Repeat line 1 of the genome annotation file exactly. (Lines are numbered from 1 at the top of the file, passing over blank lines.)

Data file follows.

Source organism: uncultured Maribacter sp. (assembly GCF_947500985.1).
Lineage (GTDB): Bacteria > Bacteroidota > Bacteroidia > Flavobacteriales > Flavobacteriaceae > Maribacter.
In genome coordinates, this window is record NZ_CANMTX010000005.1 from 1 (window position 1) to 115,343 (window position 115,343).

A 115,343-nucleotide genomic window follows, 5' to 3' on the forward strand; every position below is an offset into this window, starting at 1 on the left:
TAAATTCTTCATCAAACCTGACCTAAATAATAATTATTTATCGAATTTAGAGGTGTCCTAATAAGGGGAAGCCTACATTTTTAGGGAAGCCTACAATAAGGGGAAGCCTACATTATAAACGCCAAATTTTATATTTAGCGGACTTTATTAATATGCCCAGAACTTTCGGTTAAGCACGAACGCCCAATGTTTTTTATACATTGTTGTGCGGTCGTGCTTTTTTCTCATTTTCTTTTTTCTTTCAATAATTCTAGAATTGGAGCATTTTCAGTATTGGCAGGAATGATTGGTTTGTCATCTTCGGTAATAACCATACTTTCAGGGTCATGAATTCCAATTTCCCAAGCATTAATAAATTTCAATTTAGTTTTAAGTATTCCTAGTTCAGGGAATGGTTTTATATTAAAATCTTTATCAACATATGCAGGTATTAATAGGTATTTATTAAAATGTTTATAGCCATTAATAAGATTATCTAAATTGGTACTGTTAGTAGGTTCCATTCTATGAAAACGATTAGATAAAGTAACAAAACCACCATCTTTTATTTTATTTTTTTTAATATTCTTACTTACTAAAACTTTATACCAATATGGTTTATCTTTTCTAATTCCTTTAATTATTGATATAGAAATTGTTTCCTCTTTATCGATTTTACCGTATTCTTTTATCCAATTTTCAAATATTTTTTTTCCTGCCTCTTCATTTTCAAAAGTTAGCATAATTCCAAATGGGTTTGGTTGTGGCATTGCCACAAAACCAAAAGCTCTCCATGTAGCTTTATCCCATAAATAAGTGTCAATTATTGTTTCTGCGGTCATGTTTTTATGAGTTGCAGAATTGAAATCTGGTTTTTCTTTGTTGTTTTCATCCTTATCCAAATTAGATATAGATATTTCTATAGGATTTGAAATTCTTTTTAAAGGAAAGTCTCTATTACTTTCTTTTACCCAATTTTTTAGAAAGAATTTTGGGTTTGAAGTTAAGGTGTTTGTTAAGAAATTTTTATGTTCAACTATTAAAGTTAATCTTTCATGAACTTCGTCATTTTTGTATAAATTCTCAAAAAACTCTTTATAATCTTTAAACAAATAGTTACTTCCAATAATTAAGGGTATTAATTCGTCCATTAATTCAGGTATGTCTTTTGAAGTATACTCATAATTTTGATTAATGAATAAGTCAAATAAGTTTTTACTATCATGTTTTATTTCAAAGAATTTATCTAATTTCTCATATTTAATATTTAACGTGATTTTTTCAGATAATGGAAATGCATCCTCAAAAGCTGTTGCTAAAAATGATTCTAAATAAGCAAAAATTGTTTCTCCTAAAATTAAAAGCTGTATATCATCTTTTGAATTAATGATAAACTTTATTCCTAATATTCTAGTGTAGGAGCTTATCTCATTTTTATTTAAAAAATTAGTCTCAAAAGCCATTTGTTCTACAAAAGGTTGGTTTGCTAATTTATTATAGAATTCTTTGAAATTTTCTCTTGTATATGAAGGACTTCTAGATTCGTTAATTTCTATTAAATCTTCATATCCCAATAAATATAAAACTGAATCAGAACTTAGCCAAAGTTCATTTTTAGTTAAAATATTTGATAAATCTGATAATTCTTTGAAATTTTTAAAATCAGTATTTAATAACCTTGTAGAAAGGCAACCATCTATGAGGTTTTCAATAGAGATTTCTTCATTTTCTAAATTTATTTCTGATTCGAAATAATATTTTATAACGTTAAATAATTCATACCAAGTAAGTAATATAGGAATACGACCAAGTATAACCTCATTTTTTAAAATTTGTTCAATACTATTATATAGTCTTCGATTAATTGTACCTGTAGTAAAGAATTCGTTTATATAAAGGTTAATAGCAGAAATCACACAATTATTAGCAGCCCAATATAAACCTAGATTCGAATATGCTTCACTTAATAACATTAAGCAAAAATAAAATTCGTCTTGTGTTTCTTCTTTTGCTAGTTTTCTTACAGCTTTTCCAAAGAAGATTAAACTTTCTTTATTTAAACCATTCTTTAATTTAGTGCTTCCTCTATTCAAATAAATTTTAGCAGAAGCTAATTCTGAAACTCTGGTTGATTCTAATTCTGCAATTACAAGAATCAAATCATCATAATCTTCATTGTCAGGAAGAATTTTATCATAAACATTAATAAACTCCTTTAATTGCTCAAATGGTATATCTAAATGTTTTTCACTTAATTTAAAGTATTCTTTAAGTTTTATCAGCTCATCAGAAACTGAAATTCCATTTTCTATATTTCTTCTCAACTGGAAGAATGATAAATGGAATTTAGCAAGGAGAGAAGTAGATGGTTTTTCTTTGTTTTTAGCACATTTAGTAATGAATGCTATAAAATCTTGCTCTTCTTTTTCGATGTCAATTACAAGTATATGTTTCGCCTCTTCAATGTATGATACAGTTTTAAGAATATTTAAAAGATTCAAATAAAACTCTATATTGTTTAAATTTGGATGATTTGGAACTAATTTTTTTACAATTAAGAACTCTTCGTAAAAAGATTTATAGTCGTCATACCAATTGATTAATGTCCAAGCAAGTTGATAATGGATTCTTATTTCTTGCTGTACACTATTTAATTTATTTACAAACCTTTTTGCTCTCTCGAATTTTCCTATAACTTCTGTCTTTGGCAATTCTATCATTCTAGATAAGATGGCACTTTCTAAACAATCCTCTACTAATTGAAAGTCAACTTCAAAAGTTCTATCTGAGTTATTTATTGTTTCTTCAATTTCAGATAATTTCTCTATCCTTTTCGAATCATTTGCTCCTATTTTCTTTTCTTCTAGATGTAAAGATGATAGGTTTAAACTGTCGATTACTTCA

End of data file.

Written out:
Source organism: uncultured Maribacter sp. (assembly GCF_947500985.1).